Back in April 2010, PCI featured the story of one of “Haiti’s Heroes” – Bleck Eliassaint – a 23 year-old musician who lost his left leg below the knee in the devastating earthquake that struck Port-au-Prince in January 2010. That disaster leveled much of the capital, killing nearly a quarter million people and leaving more than three million Haitians homeless.
Bleck Eliassaint was one of the lucky ones: he survived.
Unfortunately, he didn’t make it out of his apartment building unscathed. Eliassaint, like up to 100,000 other Haitian “earthquake amputees,” lost a limb after being pinned under wreckage of a collapsed home. Despite the unimaginable physical and emotional challenges he’s faced since, Eliassaint chose to enlist in PCI’s cash-for-work program in order to support reconstruction efforts in his local community.
Cash-for-work is a short-term program designed to support critical public works projects, while also giving local people the opportunity to earn much-needed income. Funded by the U.S. government’s Office of Foreign Disaster Assistance, PCI’s cash-for-work activities in Haiti include removing rubble, clearing drainage, constructing latrines and building other communal infrastructure. Most cash-for-work laborers who perform this physically demanding work are fully ambulatory, using shovels, wheelbarrows and other construction equipment to get the job done. Eliassaint not only performed the same heavy manual labor as the other workers, he accomplished it on crutches – while standing on only one leg.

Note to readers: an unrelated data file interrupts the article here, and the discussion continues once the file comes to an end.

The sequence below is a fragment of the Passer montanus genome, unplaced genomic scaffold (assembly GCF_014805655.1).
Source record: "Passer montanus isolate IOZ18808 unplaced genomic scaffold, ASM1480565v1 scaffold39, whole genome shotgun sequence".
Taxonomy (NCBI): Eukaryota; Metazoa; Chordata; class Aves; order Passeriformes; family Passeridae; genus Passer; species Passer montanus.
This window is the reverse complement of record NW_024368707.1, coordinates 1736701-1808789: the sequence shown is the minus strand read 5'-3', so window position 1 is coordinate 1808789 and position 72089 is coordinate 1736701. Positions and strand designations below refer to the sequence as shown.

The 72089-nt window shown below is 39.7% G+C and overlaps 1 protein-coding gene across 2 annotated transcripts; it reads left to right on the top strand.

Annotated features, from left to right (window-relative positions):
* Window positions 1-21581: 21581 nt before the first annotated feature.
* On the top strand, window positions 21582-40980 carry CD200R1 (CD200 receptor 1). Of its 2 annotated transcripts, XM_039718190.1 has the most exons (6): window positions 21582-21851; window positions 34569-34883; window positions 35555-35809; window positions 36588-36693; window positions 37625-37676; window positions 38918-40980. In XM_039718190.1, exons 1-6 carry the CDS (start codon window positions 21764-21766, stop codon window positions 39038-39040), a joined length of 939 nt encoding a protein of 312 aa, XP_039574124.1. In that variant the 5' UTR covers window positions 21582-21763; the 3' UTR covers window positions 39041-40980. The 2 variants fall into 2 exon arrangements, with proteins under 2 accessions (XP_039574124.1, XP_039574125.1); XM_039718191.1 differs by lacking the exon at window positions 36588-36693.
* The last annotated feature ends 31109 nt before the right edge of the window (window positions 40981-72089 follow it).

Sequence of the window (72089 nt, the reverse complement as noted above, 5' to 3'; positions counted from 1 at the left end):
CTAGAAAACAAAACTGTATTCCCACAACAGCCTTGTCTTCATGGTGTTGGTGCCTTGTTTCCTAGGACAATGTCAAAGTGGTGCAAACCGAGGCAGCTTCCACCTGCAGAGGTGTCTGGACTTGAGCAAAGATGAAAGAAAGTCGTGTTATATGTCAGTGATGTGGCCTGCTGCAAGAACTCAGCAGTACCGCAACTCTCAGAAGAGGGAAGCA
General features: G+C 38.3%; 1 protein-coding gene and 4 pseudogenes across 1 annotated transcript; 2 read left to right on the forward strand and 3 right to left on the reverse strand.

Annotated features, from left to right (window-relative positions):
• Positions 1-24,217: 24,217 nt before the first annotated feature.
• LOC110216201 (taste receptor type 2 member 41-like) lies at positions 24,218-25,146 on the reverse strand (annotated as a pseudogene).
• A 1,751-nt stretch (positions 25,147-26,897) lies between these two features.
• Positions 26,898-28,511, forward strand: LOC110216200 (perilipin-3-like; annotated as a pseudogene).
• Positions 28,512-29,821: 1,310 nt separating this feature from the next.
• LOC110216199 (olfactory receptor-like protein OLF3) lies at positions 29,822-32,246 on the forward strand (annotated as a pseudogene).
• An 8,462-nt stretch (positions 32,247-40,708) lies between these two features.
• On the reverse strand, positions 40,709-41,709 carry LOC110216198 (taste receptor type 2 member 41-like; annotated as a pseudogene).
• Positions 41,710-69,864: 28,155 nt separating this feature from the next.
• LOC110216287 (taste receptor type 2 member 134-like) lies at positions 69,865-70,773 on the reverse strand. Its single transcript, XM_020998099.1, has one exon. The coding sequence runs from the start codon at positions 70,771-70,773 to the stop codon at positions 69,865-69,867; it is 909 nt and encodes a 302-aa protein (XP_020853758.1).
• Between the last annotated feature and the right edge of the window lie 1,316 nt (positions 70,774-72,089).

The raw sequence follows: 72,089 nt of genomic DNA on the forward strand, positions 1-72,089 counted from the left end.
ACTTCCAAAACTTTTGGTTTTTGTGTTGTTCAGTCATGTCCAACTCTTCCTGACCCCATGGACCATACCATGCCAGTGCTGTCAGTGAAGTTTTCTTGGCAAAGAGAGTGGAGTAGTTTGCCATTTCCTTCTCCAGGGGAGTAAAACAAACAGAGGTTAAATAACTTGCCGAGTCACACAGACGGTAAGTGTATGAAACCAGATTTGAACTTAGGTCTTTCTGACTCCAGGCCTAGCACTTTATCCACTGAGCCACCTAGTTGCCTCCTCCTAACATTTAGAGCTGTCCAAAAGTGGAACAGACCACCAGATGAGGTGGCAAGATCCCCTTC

In addition to Eliassaint, PCI has employed more than 2,500 other Port-au-Prince residents in cash-for-work programs since February 2010. Collectively, these Haitian earthquake survivors have earned an estimated $285,000, pumping new money back into local communities for the purchase of food, medicine, tuition fees for newly re-opened schools and to re-start small businesses in and around the capital.
Bleck is now the leader of a PCI pilot project to help other earthquake amputees. This unique effort brings together amputees of all ages and backgrounds in a monthly community support group in Port-au-Prince. PCI/Haiti is stressing the importance of psychosocial healing for survivors, and on changing traditional stereotypes associated with the disabled in Haiti. Together, PCI is working to make a difference for Haiti’s earthquake amputees, whose bravery – exemplified by Bleck Eliassaint – is an inspiration for all of us.
Nearly one year after the earthquake, life is very different for Eliassaint. He lost a leg, but insists he is not a victim. Eliassaint has dedicated himself to sharing his story with others in the hope that they, like him, can overcome long odds and hardship. His message? Life is not over.